It may have been better, if all that is required was what a person reasonably could have done to assist, irrespective of whether it really assisted the enforcement agency or not. Until there is an amendment, it is hoped that when judges do consider this element of "assistance", reasonableness and reality is also considered.

    Also, it was also disappointing to note that the new amendments to the Bill did not address the concern as to what will happen to the 800 or more still on death row for drug trafficking. It was best that all their sentences be forthwith commuted to imprisonment.

    Retrials likely

    If and when this amendment comes into force, it will apply also to cases where the trial had started but the accused has not yet been convicted.

    There are serious concerns about trials that are already started. Evidence will have been adduced, challenged and/or rebutted in these trials where both the accused and prosecution were operating under the belief that on conviction, there will only be the mandatory death penalty.

    As such, even when the amendment comes into force, it will only be just if there be a new trial before a new judge, given the fact that the strategy and conduct of the trial would most likely be very different given the fact judges would now, after the amendment comes into force, the discretion to not sentence the convicted to death.

    In light of the upcoming amendment to Section 39B, Madpet calls for the immediate stop of all Section 39B trials pending the coming into force the amendment that gives judges the discretion to impose a sentence other than the death sentence. There should be new trials before different judges for all these cases.

    It was also revealed by Minister in the Prime Minister's Department Azalina Othman Said, that prison department statistics revealed that from 2000 until 2017, of 113 persons were sentenced to death under Section 39B, only 11 were executed, whilst another 122 persons have been pardoned and had their death sentence commuted to life imprisonment.

    There was, however, no disclosure as to why some were executed and others had their sentences commuted. Did diplomatic concerns or other unacceptable considerations have a part to play in these decisions as to who lives and who is hanged to death?

    Madpet urges that the death sentence of all persons on death row, especially for drug trafficking, be immediately commuted to imprisonment.

    Death penalty is not a deterrent 

    The minister also stated that the police statistics reveal an increase of drug cases every year despite the drastic measures taken by the police, which we could take as including the fact of the existence of the mandatory death penalty for Section 39B.

    Since January 2014 until October 2017, 702,319 individuals have been arrested by the police for the offence of trafficking and possession of drugs.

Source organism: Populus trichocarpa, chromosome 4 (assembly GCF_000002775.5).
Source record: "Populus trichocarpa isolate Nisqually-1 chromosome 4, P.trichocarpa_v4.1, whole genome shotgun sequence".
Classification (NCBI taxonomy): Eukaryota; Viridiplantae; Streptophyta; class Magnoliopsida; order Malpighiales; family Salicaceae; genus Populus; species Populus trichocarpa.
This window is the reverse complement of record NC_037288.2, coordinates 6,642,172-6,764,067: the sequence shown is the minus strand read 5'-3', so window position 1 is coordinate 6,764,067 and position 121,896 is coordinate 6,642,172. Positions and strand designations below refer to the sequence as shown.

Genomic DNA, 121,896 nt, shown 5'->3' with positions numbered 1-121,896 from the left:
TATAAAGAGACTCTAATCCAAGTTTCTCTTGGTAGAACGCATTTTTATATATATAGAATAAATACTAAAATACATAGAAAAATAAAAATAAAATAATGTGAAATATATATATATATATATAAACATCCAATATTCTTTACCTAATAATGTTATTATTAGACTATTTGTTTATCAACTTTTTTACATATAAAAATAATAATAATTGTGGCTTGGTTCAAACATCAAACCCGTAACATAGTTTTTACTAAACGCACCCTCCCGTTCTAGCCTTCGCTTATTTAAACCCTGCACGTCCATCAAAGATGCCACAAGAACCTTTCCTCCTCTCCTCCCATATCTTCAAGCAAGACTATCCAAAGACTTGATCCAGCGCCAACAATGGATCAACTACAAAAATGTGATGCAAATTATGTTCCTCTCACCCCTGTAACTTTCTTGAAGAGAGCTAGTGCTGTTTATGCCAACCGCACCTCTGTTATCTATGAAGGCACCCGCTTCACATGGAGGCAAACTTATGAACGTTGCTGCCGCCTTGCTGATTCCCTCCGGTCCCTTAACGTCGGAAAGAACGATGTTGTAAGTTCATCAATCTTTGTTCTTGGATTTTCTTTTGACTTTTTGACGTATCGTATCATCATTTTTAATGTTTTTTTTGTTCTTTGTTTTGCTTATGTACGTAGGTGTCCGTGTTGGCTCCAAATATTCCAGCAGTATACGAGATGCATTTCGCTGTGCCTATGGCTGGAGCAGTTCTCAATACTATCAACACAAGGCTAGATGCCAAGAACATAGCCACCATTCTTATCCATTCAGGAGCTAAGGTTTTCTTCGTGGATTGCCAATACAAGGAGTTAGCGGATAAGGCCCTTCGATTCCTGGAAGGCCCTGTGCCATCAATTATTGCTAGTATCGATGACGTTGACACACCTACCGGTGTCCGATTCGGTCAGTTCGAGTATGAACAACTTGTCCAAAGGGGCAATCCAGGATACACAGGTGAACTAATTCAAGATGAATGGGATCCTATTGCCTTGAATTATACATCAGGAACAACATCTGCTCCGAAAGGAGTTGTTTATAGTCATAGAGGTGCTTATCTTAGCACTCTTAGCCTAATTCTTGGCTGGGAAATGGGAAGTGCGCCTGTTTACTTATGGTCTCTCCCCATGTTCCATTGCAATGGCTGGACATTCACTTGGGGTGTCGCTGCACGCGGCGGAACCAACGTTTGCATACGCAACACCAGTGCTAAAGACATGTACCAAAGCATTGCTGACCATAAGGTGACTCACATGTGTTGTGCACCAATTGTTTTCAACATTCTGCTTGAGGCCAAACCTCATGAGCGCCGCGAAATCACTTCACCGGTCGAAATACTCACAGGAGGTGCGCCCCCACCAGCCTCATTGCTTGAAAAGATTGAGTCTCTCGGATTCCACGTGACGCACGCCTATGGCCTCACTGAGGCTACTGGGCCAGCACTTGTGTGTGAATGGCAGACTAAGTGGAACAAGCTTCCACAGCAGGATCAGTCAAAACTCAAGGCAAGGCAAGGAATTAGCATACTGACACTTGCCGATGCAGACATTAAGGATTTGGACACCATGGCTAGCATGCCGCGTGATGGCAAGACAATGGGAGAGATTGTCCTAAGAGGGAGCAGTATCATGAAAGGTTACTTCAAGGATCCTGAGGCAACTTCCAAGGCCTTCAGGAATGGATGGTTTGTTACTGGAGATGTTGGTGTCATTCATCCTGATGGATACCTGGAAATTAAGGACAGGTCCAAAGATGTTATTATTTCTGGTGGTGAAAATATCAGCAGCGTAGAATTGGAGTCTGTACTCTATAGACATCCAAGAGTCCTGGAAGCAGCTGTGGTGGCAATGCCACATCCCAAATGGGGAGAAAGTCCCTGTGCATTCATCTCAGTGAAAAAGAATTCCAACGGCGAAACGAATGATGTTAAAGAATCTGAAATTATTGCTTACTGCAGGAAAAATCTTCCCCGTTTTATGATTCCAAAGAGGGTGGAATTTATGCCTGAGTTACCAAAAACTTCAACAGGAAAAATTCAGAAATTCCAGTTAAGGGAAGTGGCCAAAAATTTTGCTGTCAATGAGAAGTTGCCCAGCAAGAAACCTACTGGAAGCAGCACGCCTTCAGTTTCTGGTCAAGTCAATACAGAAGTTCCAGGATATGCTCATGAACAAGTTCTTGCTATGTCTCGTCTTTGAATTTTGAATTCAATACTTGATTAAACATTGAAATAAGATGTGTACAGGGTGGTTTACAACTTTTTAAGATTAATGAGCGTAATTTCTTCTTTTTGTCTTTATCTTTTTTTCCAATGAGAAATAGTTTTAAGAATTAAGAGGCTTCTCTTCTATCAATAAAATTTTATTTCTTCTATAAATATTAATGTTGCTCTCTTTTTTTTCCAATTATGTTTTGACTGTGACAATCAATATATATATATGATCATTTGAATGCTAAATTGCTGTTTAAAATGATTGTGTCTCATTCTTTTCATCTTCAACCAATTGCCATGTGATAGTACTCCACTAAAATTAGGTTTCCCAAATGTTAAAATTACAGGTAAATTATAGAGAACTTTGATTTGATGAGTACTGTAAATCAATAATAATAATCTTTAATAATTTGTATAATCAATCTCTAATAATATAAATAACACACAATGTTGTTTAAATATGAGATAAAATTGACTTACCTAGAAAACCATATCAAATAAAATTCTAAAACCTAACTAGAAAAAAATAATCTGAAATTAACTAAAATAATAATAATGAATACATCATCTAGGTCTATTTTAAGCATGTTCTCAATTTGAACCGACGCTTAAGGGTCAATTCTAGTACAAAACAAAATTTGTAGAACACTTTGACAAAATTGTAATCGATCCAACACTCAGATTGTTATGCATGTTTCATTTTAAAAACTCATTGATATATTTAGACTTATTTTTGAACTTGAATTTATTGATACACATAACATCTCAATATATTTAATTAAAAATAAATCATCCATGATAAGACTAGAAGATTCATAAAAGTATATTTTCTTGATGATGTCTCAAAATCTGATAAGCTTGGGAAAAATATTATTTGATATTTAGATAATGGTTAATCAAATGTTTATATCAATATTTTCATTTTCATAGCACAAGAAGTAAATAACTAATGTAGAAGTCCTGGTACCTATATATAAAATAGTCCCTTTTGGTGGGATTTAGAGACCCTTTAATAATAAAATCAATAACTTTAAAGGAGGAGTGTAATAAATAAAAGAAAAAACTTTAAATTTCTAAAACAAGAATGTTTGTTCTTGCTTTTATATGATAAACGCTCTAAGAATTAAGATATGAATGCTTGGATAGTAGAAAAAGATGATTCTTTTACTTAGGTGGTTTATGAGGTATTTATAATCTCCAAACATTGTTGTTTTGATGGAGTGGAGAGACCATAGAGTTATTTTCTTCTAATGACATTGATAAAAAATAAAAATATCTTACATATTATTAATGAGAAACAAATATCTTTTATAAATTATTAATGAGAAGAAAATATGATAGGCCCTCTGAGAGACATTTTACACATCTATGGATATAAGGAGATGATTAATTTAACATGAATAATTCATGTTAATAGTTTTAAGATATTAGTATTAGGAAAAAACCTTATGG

A total of 21,731 persons were arrested under Section 39B, whereby investigation papers were opened for 13,036 persons and 10,878 persons were charged in court. The minister also revealed that 68 drug kingpins were arrested during this period, while 106 illegal laboratories were raided, resulting in the arrest of 409.

    The death penalty for drug trafficking came into being in 1975, and in 1983, there was an amendment that brought in the mandatory death penalty. It is clear now that even the mandatory death penalty has not deterred people from committing the offence. On the contrary, there has been an increase of persons committing the crime.

    As such, merely giving the judges the option of handing out the death sentence or life imprisonment (with at least 15 strokes of the whip) needs to be reviewed. Severe punishment does not serve as a deterrent, and as such, we should be looking at rehabilitation and second chances to persons convicted of even the crime of drug trafficking.

    Our concerns should be rehabilitation, and it is certainly most unjust to be sentencing a first time offender or a young person to life imprisonment.

    Madpet would suggest that Section 39B should be further amended setting a minimum sentence of 5 to 10 years, as this will be more just. Judges will then have discretion to impose the appropriate sentence depending on the facts and circumstances of each case.

    Malaysia also needs to look at the reasons why people commit this mandatory death penalty crime. One of the main causes may be poverty. Hence, the way forward in reducing the crime of drug trafficking (or other crimes driven by poverty) may be addressing the socio-economic conditions that drive people to be willing to risk their life and liberty for monies.

    Madpet also urges that all persons arrested for drug offences be accorded the right to a fair trial and that detention without trial laws like the Prevention of Crime Act 1959 (Poca) and the Dangerous Drugs (Special Preventive Measures) Act 1985 not be used.

    Madpet also would like to remind the Malaysian government that they are looking at abolishing the death penalty, especially the mandatory death penalty, for all crimes, not just drug trafficking. Whilst we welcome this move to abolish the mandatory death penalty for Section 39B, we urge that the abolition of the mandatory death penalty is expedited.

    Madpet reiterates its call for the abolition of the death penalty in Malaysia, and for the imposition of an immediate moratorium on all executions pending abolition.


    The views expressed here are those of the authors/contributors and do not necessarily represent the views of Malaysiakini.